Not offending Musharraf also led the Bush administration in 2005 to jettison a planned attack on a high-level al-Qaida gathering in Pakistan that U.S. intelligence had learned of. Bin Laden’s No. 2, Ayman al-Zawahiri, was in attendance, and the capture of the man thought to be actually running al-Qaida would have allowed Bush to begin making good on his promise to get the perpetrators of 9/11 “dead or alive.”

Instead, as The New York Times reported, the mission was abandoned in the final moments, as Navy SEALs in parachute gear sat on C-130 cargo planes, because “it could jeopardize relations with Pakistan.” The Times quoted Bruce Hoffman, a terrorism expert at Georgetown University, as saying, “The reluctance to take risk or jeopardize our political relationship with Musharraf may well account for the fact that five-and-a-half years after 9/11, we are still trying to run bin Laden and Zawahiri to ground.”

No wonder that top U.S. officials charged with defeating al-Qaida feel frustrated. As the Times reported, “Their frustration has only grown over the past two years, they said, as Al Qaeda has improved its ability to plan global attacks and build new training compounds in Pakistan’s tribal areas, which have become virtual havens for the terrorist network.”

Heckuva job, Bushie.

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By Bryan Wilmot, July 11, 2007 at 7:42 am Link to this comment
(Unregistered commenter)

I disagree with this analysis. “War on Terror” (whatever it be) aside, Pakistan is a very important country to have as a friend and an ally in that part of the world. Pakistan on its part has trained the Afghan Mujahedeen to fight the Soviets (with US help) and this act more than any other brought the collapse of the Evil Empire. This must never be overlooked. It was not Ronald Reagan saying “Mr. Gorbachev, bring this war down.” It was the Afghan Mujahid who dared to take up the Red Army, literally, single handed.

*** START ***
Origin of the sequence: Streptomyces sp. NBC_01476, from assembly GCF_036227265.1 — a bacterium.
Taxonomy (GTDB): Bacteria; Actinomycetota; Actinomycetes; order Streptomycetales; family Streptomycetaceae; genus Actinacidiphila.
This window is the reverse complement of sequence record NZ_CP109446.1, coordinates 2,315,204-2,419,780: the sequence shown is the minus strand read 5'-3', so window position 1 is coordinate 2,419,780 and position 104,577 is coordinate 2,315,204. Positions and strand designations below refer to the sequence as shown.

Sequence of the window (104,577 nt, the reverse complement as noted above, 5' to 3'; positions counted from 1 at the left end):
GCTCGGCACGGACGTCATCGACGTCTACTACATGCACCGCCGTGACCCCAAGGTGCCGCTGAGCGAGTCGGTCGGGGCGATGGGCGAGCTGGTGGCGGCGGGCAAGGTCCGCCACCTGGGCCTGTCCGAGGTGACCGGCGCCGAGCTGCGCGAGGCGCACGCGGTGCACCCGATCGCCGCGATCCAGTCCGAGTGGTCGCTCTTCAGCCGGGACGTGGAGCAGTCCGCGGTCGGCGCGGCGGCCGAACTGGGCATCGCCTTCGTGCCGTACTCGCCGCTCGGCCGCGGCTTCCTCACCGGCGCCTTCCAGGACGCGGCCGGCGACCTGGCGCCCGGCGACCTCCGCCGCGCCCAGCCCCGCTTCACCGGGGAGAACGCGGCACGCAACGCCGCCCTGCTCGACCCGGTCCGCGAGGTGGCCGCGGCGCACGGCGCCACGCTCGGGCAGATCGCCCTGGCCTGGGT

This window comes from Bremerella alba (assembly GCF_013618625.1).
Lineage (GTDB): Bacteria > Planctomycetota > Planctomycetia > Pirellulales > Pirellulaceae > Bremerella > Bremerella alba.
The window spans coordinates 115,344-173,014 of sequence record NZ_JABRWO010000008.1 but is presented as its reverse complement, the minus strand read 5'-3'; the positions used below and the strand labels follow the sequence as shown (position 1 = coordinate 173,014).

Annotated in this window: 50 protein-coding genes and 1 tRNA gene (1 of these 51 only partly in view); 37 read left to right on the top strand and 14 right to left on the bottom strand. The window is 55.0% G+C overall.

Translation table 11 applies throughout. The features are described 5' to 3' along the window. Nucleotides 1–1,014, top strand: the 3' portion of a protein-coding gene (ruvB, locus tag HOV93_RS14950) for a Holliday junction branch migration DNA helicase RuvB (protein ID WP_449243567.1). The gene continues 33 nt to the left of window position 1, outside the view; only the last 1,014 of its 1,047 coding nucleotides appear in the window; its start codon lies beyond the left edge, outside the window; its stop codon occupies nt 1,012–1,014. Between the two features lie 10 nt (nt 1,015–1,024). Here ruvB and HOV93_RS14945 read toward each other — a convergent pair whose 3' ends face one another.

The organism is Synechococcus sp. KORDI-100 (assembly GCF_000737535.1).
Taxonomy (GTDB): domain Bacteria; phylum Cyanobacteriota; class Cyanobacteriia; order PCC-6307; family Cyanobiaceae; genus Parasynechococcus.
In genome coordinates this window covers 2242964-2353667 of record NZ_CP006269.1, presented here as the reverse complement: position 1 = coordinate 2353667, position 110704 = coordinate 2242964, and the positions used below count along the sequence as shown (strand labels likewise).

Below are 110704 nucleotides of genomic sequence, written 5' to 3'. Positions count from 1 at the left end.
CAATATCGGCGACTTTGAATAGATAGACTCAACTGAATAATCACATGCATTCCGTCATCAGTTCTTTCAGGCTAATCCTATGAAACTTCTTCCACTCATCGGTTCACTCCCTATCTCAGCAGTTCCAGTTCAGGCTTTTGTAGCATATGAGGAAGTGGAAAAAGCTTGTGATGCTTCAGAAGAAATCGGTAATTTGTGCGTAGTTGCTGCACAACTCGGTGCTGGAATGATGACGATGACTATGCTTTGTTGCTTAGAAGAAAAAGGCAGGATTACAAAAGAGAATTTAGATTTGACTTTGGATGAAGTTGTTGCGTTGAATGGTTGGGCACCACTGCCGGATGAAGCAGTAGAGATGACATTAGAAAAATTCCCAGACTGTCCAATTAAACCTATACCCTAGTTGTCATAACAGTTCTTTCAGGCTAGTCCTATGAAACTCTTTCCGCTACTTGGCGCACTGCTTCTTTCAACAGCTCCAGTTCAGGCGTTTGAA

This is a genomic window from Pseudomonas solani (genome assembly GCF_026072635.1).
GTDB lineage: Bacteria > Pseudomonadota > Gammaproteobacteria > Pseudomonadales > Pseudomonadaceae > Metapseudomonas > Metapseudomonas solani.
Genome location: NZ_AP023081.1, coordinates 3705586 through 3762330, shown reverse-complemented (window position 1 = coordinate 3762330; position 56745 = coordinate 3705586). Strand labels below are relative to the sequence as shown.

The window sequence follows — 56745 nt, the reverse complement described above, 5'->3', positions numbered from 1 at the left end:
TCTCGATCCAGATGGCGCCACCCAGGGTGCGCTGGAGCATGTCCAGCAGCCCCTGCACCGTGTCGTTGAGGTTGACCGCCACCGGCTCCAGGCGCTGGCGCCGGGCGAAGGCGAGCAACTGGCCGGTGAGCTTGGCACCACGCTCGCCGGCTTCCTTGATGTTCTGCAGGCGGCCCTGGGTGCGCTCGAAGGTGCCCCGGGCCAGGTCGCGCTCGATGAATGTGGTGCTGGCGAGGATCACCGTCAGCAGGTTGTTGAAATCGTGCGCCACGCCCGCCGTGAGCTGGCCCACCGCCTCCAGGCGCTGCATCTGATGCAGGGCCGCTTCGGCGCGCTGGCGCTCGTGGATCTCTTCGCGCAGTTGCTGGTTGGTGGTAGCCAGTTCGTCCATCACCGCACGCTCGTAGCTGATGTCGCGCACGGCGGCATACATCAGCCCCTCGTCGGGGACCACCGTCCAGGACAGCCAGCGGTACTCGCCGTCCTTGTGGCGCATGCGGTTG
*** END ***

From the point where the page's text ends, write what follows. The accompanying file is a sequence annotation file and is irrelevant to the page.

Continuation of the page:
Hence we cannot go and start dropping bombs on Pakistani villages hoping that one may hit our favourite terrorist. Other than than failing to hit Zwahiri, it will certainly infuriate 150 million Pakistanis not only inside Pakistan, but those spread out all across the world as well.

But most importantly, we have long passed the stage that the killing of Osama or some other “al qaida” operative would do the trick. This fury against US actions is not under any one leadership and so it cannot be stopped by killing of individual terrorists.

We can only win by our carefully reviewing our foreign policy in the Islamic world—a policy that has been hypocritical, immoral and insane.

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By Expat, July 11, 2007 at 4:42 am Link to this comment

#85846 by farmertx on 7/11 at 3:32 am
(15 comments total)

“Regardless of the cause, our country, our military and our political sysytem will be reeling for years to come from this one, basically insignificant, loser.”

Good and true words.

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By terry, July 11, 2007 at 4:41 am Link to this comment
(Unregistered commenter)

I don’t agree with the name calling. But, in this case - if the ‘glove fits’ you must NOT acquit -.